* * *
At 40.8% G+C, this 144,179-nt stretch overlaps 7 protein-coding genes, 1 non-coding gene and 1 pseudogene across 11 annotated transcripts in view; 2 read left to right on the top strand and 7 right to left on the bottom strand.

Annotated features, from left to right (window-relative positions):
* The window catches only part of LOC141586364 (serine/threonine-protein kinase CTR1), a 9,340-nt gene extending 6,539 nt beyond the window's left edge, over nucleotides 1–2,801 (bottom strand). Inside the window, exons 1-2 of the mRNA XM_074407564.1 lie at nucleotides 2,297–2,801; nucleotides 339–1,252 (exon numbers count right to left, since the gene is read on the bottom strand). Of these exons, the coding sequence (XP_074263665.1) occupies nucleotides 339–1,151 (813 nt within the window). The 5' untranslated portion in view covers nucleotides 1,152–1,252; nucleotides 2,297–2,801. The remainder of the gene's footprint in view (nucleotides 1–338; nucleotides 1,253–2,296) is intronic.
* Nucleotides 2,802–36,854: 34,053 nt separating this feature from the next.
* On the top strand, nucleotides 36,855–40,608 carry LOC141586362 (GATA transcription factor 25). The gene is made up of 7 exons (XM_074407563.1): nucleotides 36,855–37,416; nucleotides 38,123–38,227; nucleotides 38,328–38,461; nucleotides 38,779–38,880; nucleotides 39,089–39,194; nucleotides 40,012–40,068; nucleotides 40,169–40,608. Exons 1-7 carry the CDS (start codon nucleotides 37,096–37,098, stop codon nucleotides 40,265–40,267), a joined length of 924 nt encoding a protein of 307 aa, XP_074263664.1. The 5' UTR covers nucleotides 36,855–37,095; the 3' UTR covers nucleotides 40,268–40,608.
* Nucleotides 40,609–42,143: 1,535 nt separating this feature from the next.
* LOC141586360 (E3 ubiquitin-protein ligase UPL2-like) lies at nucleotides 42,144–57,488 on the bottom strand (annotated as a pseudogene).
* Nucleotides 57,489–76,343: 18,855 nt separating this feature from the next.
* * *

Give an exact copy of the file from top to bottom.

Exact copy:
At 40.8% G+C, this 144,179-nt stretch overlaps 7 protein-coding genes, 1 non-coding gene and 1 pseudogene across 11 annotated transcripts in view; 2 read left to right on the top strand and 7 right to left on the bottom strand.

Annotated features, from left to right (window-relative positions):
* The window catches only part of LOC141586364 (serine/threonine-protein kinase CTR1), a 9,340-nt gene extending 6,539 nt beyond the window's left edge, over nucleotides 1–2,801 (bottom strand). Inside the window, exons 1-2 of the mRNA XM_074407564.1 lie at nucleotides 2,297–2,801; nucleotides 339–1,252 (exon numbers count right to left, since the gene is read on the bottom strand). Of these exons, the coding sequence (XP_074263665.1) occupies nucleotides 339–1,151 (813 nt within the window). The 5' untranslated portion in view covers nucleotides 1,152–1,252; nucleotides 2,297–2,801. The remainder of the gene's footprint in view (nucleotides 1–338; nucleotides 1,253–2,296) is intronic.
* Nucleotides 2,802–36,854: 34,053 nt separating this feature from the next.
* On the top strand, nucleotides 36,855–40,608 carry LOC141586362 (GATA transcription factor 25). The gene is made up of 7 exons (XM_074407563.1): nucleotides 36,855–37,416; nucleotides 38,123–38,227; nucleotides 38,328–38,461; nucleotides 38,779–38,880; nucleotides 39,089–39,194; nucleotides 40,012–40,068; nucleotides 40,169–40,608. Exons 1-7 carry the CDS (start codon nucleotides 37,096–37,098, stop codon nucleotides 40,265–40,267), a joined length of 924 nt encoding a protein of 307 aa, XP_074263664.1. The 5' UTR covers nucleotides 36,855–37,095; the 3' UTR covers nucleotides 40,268–40,608.
* Nucleotides 40,609–42,143: 1,535 nt separating this feature from the next.
* LOC141586360 (E3 ubiquitin-protein ligase UPL2-like) lies at nucleotides 42,144–57,488 on the bottom strand (annotated as a pseudogene).
* Nucleotides 57,489–76,343: 18,855 nt separating this feature from the next.